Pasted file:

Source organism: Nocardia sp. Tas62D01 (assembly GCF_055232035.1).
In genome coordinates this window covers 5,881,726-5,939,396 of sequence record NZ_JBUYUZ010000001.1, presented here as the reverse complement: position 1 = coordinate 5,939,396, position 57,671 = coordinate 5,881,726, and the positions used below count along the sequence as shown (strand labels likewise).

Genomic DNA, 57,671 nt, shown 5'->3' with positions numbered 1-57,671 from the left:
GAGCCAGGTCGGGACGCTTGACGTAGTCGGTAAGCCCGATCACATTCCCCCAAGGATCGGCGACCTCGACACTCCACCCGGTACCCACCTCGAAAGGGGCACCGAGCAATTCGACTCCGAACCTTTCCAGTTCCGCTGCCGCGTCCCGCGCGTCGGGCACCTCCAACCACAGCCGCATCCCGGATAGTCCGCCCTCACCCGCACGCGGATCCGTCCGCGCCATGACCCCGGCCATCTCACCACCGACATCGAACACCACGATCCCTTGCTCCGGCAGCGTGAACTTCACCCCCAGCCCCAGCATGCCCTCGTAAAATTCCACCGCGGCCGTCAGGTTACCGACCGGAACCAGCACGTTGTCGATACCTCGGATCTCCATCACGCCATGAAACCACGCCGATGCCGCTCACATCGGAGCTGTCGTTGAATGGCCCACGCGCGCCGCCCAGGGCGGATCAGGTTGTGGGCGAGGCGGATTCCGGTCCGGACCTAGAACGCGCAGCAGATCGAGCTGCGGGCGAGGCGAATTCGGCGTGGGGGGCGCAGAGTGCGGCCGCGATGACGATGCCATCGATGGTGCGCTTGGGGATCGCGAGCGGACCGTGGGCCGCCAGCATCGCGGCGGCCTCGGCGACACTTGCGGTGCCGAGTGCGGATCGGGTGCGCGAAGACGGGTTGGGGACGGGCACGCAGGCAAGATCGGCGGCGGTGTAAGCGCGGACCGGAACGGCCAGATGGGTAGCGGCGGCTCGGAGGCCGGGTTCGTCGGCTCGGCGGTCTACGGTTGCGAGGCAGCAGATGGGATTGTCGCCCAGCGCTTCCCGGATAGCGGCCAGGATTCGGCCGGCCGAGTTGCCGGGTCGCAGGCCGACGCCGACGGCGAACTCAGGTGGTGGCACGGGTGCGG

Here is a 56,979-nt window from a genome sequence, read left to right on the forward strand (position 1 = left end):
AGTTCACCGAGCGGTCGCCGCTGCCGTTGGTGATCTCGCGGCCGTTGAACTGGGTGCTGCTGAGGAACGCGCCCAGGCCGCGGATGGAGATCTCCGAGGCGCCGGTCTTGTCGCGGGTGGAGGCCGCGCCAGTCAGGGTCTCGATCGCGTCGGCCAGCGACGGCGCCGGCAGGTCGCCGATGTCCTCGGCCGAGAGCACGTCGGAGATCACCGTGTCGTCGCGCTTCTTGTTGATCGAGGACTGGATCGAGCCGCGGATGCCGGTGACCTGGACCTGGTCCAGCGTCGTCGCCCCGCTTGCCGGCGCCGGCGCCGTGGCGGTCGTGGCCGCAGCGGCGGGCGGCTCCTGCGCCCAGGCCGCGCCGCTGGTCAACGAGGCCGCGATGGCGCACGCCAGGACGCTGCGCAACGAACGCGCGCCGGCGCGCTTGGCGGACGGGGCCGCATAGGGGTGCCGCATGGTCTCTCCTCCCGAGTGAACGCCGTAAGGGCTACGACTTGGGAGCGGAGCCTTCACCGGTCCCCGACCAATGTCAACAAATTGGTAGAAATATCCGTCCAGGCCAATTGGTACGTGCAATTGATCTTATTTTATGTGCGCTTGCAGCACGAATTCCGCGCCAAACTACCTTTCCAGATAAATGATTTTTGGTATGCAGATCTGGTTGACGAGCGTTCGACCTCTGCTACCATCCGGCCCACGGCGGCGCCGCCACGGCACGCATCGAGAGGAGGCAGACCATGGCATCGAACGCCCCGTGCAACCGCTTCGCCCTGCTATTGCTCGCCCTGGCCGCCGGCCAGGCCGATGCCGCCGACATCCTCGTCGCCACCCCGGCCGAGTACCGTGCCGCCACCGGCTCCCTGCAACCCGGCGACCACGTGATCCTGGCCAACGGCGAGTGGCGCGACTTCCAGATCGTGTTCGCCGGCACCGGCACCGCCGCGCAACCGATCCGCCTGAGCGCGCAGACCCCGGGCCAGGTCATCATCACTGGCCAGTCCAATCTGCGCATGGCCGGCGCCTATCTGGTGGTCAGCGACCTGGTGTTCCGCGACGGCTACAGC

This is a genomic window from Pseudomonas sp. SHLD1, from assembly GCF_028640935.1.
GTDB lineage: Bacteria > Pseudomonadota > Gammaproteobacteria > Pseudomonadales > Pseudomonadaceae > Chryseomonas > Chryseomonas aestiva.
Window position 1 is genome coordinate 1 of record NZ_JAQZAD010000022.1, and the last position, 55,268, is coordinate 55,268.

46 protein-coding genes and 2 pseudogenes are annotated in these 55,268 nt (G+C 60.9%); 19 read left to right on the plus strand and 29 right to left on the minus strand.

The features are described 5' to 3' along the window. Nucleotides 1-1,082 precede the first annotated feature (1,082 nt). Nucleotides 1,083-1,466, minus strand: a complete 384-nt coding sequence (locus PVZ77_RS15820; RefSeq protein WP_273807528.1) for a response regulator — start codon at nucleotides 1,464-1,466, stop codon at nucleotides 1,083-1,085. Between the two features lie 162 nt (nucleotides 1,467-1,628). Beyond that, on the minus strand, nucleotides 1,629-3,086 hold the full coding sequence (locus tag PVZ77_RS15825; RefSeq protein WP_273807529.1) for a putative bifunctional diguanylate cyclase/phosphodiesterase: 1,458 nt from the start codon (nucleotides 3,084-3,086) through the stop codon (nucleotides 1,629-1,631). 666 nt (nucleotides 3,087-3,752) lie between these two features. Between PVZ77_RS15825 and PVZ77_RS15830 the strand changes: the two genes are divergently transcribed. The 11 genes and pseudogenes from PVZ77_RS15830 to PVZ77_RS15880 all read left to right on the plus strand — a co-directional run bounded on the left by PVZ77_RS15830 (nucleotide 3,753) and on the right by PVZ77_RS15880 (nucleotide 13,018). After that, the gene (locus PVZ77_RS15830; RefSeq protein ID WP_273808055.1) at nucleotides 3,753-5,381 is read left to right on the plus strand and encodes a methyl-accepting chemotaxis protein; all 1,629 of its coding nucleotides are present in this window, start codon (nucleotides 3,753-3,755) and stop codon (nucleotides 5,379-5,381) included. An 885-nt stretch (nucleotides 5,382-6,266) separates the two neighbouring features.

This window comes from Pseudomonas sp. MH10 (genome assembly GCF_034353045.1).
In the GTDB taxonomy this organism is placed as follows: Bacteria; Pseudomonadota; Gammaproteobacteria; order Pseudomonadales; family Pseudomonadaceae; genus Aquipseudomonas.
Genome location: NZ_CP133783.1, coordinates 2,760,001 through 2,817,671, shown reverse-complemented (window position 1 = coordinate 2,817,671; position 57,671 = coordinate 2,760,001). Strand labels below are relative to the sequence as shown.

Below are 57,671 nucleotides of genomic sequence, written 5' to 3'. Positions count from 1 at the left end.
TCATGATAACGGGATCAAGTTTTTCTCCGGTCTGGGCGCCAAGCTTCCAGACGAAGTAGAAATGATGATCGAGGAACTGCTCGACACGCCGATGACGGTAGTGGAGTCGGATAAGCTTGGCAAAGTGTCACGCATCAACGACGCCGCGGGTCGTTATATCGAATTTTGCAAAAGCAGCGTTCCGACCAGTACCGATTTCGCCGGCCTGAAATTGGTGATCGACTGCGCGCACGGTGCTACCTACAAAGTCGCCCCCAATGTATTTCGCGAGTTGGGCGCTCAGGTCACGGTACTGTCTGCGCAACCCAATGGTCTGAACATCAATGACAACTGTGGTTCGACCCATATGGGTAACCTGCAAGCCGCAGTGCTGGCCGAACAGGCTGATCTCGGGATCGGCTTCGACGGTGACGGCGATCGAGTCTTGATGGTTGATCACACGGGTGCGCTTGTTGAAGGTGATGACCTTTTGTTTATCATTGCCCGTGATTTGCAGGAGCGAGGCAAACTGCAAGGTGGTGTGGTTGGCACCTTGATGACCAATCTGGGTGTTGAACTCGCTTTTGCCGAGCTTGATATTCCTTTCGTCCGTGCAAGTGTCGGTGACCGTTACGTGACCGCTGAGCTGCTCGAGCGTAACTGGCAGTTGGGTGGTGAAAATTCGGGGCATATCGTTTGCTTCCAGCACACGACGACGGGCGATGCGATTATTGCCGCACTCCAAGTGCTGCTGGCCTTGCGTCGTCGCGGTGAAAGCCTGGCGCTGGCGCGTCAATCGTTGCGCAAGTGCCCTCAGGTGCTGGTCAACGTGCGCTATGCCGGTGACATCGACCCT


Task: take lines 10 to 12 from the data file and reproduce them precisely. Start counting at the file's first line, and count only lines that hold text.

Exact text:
46 protein-coding genes and 2 pseudogenes are annotated in these 55,268 nt (G+C 60.9%); 19 read left to right on the plus strand and 29 right to left on the minus strand.

The features are described 5' to 3' along the window. Nucleotides 1-1,082 precede the first annotated feature (1,082 nt). Nucleotides 1,083-1,466, minus strand: a complete 384-nt coding sequence (locus PVZ77_RS15820; RefSeq protein WP_273807528.1) for a response regulator — start codon at nucleotides 1,464-1,466, stop codon at nucleotides 1,083-1,085. Between the two features lie 162 nt (nucleotides 1,467-1,628). Beyond that, on the minus strand, nucleotides 1,629-3,086 hold the full coding sequence (locus tag PVZ77_RS15825; RefSeq protein WP_273807529.1) for a putative bifunctional diguanylate cyclase/phosphodiesterase: 1,458 nt from the start codon (nucleotides 3,084-3,086) through the stop codon (nucleotides 1,629-1,631). 666 nt (nucleotides 3,087-3,752) lie between these two features. Between PVZ77_RS15825 and PVZ77_RS15830 the strand changes: the two genes are divergently transcribed. The 11 genes and pseudogenes from PVZ77_RS15830 to PVZ77_RS15880 all read left to right on the plus strand — a co-directional run bounded on the left by PVZ77_RS15830 (nucleotide 3,753) and on the right by PVZ77_RS15880 (nucleotide 13,018). After that, the gene (locus PVZ77_RS15830; RefSeq protein ID WP_273808055.1) at nucleotides 3,753-5,381 is read left to right on the plus strand and encodes a methyl-accepting chemotaxis protein; all 1,629 of its coding nucleotides are present in this window, start codon (nucleotides 3,753-3,755) and stop codon (nucleotides 5,379-5,381) included. An 885-nt stretch (nucleotides 5,382-6,266) separates the two neighbouring features.

This window comes from Pseudomonas sp. MH10 (genome assembly GCF_034353045.1).